In which Katie forgets how long she has been gone, finds the bird capital of the world, and considers staying on the road forever.
I have some embarrassing news to report. My last post was a complete lie.
I got my count wrong. I was off by a day. I lost one somewhere in the yurt. Frankly, I was too busy writing and stoking my pellet stove and cooking farmer’s market veggies and drinking wine in the shower to keep track of how long I had been in the hut. Healthy, I know.
On Friday, I traded the playa lakes and flat extra-terrestrial expanses of western Kansas for the sloping sandhills and wetlands of the central region. Quivira National Wildlife Refuge and Cheyenne Bottoms Wildlife Refuge combine for one of the most crucial stopover areas for migratory birds in the Central Flyway. I’ve seen five whooping cranes in the two days I’ve spent there, a small percentage of the 100,000-plus birds that experts estimate are currently passing through.
Quivira and Cheyenne Bottoms are both surrounded entirely by agricultural land. Much like the rest of the Central Flyway states, 98% of Kansas is privately owned. This means the cranes can spend their nights in the wetlands and marshy grasses of the Refuges and then spend their days eating leftover corn and other crops elsewhere, without being disturbed by onlookers getting too close. Sure, we congregate on the roads with our binoculars and spotting scopes, and we definitely slow down the flow of traffic. But at least we don’t trespass.
Birds have their own rush hour, too. From sunrise until about 10:30 and from 4:00 until sunset, the skies around Quivira and Cheyenne Bottoms are alive with hovering clouds of ducks, geese, pelicans, cranes, herons, plovers and a bunch of other species. The cacophony of honks, squawks, chirps and whoops makes a stroll around the area sound like a Black Friday morning at the mall or a crowd filing out of a concert. Quivira is like Woodstock for all those who identify as avian. That includes most avid birders who somehow act like the birds themselves.
Cheyenne Bottoms has a free campground and is located about 45 minutes from Quivira. I stayed at the same campsite two nights in a row. It was full of hunters when I arrived on Friday afternoon, and it stayed that way until this morning’s departure. I’m almost positive I was the only girl there. All the guys had their impressive array of pop-up tents and portable grills and huge trailer campers. I wanted to call Cabela’s and get their advertising agency down there for some footage of all the equipment and testosterone puttering around. It was opening weekend of duck season, so the campground was packing enough firepower and bird shot to take down Godzilla.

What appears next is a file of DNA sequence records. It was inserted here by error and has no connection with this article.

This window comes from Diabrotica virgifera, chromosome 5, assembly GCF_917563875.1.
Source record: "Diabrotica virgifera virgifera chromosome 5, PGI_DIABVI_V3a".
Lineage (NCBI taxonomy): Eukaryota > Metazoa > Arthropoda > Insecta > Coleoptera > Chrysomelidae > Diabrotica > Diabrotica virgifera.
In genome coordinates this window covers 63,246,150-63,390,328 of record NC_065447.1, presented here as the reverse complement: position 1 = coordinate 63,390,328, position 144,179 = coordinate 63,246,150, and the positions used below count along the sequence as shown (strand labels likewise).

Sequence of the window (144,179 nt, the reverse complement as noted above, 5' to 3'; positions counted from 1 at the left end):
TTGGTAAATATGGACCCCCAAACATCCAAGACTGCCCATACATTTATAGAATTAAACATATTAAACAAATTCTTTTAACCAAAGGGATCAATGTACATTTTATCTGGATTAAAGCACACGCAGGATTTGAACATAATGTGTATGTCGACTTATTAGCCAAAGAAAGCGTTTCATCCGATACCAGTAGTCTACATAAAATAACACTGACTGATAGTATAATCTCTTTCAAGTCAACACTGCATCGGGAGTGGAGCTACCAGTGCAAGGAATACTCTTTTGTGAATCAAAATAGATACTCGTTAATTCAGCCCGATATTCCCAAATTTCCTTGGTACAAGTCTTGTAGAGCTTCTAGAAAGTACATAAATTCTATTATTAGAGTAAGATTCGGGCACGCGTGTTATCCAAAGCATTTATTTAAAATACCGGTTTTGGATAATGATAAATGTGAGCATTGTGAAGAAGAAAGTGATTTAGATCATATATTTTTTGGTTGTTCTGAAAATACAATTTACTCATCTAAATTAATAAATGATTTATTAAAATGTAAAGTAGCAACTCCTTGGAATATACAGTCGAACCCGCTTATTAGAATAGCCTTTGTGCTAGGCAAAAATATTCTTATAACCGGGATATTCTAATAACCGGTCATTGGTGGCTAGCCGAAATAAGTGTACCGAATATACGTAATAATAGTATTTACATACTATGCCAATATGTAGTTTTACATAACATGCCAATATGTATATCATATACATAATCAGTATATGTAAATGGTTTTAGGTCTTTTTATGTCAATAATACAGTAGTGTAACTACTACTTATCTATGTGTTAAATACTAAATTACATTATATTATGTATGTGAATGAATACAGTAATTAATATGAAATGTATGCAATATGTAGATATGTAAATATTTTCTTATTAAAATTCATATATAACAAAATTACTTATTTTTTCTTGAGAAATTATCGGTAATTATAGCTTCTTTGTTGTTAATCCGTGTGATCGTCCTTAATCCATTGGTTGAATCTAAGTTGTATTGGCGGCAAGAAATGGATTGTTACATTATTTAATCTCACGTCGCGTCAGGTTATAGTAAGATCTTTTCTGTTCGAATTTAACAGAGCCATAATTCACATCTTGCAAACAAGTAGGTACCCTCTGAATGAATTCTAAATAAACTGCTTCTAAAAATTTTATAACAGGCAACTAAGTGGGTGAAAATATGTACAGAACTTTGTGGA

Last night, I slept under a clear sky with a blue harvest moon. On Halloween. On the night we turned our clocks back. I was hoping there would be some cool spell or chemical reaction that this combination would set off, but I don’t think I woke up in any sort of alternate universe.
Despite what every female-centric travel blog told me about staying at campgrounds overrun by men in camo, I felt extremely safe the whole weekend. And honestly, if these guys had wanted to come snatch me up, they would’ve been forced to dig me out of my cave of belongings first, and that would have taken way too much time. The moon flooded the grounds in a milky glow all night long, perhaps further dissuading any shenanigans.
I am a devout sunrise and moonrise enthusiast. I will pull over on the side of shoulder-less roads to take pictures of streaky watercolor skies or larger-than-life lunar events. I am always frustrated by how poorly my cameras capture both, and try as I might, words don’t do them justice either. But I can confidently say that Kansas has the most dramatic skies of any place I have ever been. The early mornings and late afternoons at Quivira brought tears to my eyes. I’m so grateful to have visited down here when I did, both to see the migration and to experience some late-season summer nights.
Eventually, I got fed up trying to capture these phenomenons digitally. More than once, I have resorted to photographic memory, dropping my phone and camera down to my side and keeping the scene locked away in my brain for my enjoyment and my enjoyment only. After my long haul to southern Nebraska, I started feeling more comfortable driving at night. And as of about six hours ago, I actually started looking forward to the show that dances across the sky after 5:30. I have grown.
I will go out for one last early morning sit tomorrow to scout for whooping cranes. I plan on being Oklahoma-bound by noon. I have already covered almost 3,500 miles, which means my original estimate of 5,000 round-trip will be way off. The truck is covered in bugs and mud, and the windshield has achieved a certain level of grime that will require elbow grease and a gas pump squeegee, but I have come to find great comfort behind the wheel. I understand why people who set out on the road for long periods of time have difficulty reentering stationary society at first. I enjoy the daily uncertainty of where I will sleep when night falls.
Tonight, I landed in a budget hotel for a long-overdue shower and access to laundry facilities. Tomorrow, I will likely touch down somewhere in Oklahoma. But who really knows?